his past January, my wife, Ramona, and I were in Hawaii, where I was speaking. I know, I know—it’s a tough life. All that sand in your shorts.
We were enjoying breakfast when suddenly at 8:07 a.m., the world went crazier than a cageful of monkeys.
A zillion cell phones buzzed and a message flashed on-screen: “Ballistic missile threat inbound to Hawaii. Seek immediate shelter. This is not a drill.”
I’d be a liar if I told you my first thought was, Yippee! I have a family. Grandkids. A ministry.
Below, pandemonium breaks loose. People panic. Some scream and flee through the streets. Tearful goodbyes are said. Underground parking lots fill up.
“It’s from North Korea,” says someone. “It takes a ballistic missile 20 minutes to get here.” Eleven minutes have come and gone.
With nine minutes left to live, Ramona and I descend nine flights of stairs. A lady is carrying a Bible. “That’s a good book,” I say.
“The best,” she smiles. “Especially this morning.”
Call us delusional, but we stop and talk about heaven, about the good news of Christ’s love. “We’re in God’s hands,” we agree.
With six minutes left of our lives, Ramona and I turn west onto Lewers Street, and toward the Pacific Ocean.
A hundred thoughts flood your mind when you have five minutes to live. The kids. Is there anything unsaid? No. They know we love them. Know we’re ready to go. Know where the will is.
“I wonder if we’ll see the missile?” I say. “Let’s watch.”
Four minutes to live and I’m thinking about Kim Jong-un. Can he pinpoint this tiny island 4,600 miles away? Stranger things have happened.
Three minutes left to live, and a man stops us. He’s furious at world leaders.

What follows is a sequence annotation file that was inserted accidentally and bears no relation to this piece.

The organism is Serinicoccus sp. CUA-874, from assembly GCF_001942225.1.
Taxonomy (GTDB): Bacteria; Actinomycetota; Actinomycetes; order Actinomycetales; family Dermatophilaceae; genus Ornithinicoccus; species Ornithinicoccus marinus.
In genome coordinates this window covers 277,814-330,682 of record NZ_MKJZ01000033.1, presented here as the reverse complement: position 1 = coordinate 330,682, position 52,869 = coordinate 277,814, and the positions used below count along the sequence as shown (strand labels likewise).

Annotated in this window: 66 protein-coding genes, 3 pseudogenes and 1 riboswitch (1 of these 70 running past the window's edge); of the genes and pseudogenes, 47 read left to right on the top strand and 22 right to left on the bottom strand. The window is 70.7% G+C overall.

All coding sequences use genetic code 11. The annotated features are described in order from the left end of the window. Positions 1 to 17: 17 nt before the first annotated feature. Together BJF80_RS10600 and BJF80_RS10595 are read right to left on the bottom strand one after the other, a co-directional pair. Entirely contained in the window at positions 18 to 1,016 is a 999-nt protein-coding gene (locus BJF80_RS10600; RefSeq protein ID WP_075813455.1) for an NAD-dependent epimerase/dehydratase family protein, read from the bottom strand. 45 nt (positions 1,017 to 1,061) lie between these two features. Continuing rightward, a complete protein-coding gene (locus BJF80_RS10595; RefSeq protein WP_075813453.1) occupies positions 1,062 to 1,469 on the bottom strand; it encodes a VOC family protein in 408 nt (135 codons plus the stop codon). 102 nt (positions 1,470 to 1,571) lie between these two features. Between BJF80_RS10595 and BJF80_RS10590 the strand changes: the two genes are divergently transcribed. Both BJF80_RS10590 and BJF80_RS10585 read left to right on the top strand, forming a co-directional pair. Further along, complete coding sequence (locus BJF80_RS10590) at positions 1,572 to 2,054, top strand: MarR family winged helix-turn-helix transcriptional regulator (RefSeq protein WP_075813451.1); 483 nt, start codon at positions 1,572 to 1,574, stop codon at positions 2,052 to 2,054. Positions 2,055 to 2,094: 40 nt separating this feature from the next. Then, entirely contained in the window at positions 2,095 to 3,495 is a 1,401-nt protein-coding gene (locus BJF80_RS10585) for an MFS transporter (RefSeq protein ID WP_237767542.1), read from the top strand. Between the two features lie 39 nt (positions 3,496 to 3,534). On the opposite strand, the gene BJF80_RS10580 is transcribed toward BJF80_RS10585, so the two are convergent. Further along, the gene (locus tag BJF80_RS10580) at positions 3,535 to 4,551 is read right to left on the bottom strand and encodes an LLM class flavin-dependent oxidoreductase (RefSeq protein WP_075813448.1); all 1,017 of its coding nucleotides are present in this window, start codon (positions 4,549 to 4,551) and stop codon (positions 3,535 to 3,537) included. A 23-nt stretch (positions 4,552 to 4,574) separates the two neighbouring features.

“We can’t put our hope there,” I say. “Our hope is in Jesus.”
I’m braver than normal. What’s the man gonna do? Kill me?
With two minutes left, it’s important to know your worldview works. I’m happy to report that Christianity does. I’m a little jittery, but filled with peace. For many, fear reigns. One lifts a manhole cover and pushes a child below.
I hold my wife’s hand and say, “God is our refuge and strength, a very present help in trouble. Therefore we will not fear, though the earth gives way and the mountains fall into the heart of the sea” (see Psalm 46:1-2).
One minute to live and we are laughing. Laughing at how timely these ancient words are. There are the mountains. There’s the sea.
My watch says time’s up. I pause. “We’re still here,” I say.
“Shoot,” says Ramona. We laugh again. Most of her family are in heaven, and there are days she’d love to see them, but today isn’t that day.
It takes a whopping 38 minutes for authorities to issue a retraction. Someone hit the wrong button. Oops. How prominent is this button? Did they hire a bit of a joker? What if his eyesight wasn’t up to par? Maybe he pushed the button thinking it said, “Go for lunch,” when it said, “Go for launch.”
It’s too early to go for lunch, so we continue our walk along Waikiki Beach. It’s the emptiest I’ve seen it, but people are beginning to return. I want to yell, “Don’t go back to the way you were. This is not the land of the living; it’s the land of the dying. Are you ready? You have one life to live. One story to tell. Write it well.”
Perhaps we should have more missile scares. We’d be a little more aware that we’re not here long. A little more prepared to share the hope of Christ.
At 10 a.m., a friend emails to ask me if we are OK.
“Yeah,” I reply. “But, trust me, it’s been a blast.”